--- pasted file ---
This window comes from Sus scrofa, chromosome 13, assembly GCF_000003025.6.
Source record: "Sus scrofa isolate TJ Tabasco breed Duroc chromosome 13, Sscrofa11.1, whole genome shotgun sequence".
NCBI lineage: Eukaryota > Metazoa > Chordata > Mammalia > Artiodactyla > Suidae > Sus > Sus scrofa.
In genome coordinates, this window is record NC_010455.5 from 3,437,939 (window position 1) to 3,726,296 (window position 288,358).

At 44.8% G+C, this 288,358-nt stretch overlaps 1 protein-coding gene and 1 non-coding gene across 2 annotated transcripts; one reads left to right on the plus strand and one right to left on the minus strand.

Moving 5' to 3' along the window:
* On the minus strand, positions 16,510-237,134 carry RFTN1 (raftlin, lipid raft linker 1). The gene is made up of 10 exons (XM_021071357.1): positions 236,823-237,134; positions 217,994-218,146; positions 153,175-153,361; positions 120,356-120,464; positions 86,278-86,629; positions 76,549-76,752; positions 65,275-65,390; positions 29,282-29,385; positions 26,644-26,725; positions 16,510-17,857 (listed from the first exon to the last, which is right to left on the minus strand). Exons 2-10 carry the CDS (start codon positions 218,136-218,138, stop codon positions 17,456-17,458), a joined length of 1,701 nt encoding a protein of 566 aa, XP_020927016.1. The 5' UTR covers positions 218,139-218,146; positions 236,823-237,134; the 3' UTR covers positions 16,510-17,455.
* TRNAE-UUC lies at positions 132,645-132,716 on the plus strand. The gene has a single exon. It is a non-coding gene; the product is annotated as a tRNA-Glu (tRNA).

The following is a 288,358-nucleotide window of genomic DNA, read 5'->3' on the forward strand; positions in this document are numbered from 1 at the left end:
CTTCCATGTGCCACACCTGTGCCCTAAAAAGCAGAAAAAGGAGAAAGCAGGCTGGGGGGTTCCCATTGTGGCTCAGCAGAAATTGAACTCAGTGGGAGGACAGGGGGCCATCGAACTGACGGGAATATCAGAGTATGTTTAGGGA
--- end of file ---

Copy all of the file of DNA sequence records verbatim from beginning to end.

This window comes from Sus scrofa, chromosome 13, assembly GCF_000003025.6.
Source record: "Sus scrofa isolate TJ Tabasco breed Duroc chromosome 13, Sscrofa11.1, whole genome shotgun sequence".
NCBI lineage: Eukaryota > Metazoa > Chordata > Mammalia > Artiodactyla > Suidae > Sus > Sus scrofa.
In genome coordinates, this window is record NC_010455.5 from 3,437,939 (window position 1) to 3,726,296 (window position 288,358).

At 44.8% G+C, this 288,358-nt stretch overlaps 1 protein-coding gene and 1 non-coding gene across 2 annotated transcripts; one reads left to right on the plus strand and one right to left on the minus strand.

Moving 5' to 3' along the window:
* On the minus strand, positions 16,510-237,134 carry RFTN1 (raftlin, lipid raft linker 1). The gene is made up of 10 exons (XM_021071357.1): positions 236,823-237,134; positions 217,994-218,146; positions 153,175-153,361; positions 120,356-120,464; positions 86,278-86,629; positions 76,549-76,752; positions 65,275-65,390; positions 29,282-29,385; positions 26,644-26,725; positions 16,510-17,857 (listed from the first exon to the last, which is right to left on the minus strand). Exons 2-10 carry the CDS (start codon positions 218,136-218,138, stop codon positions 17,456-17,458), a joined length of 1,701 nt encoding a protein of 566 aa, XP_020927016.1. The 5' UTR covers positions 218,139-218,146; positions 236,823-237,134; the 3' UTR covers positions 16,510-17,455.
* TRNAE-UUC lies at positions 132,645-132,716 on the plus strand. The gene has a single exon. It is a non-coding gene; the product is annotated as a tRNA-Glu (tRNA).

The following is a 288,358-nucleotide window of genomic DNA, read 5'->3' on the forward strand; positions in this document are numbered from 1 at the left end:
CTTCCATGTGCCACACCTGTGCCCTAAAAAGCAGAAAAAGGAGAAAGCAGGCTGGGGGGTTCCCATTGTGGCTCAGCAGAAATTGAACTCAGTGGGAGGACAGGGGGCCATCGAACTGACGGGAATATCAGAGTATGTTTAGGGA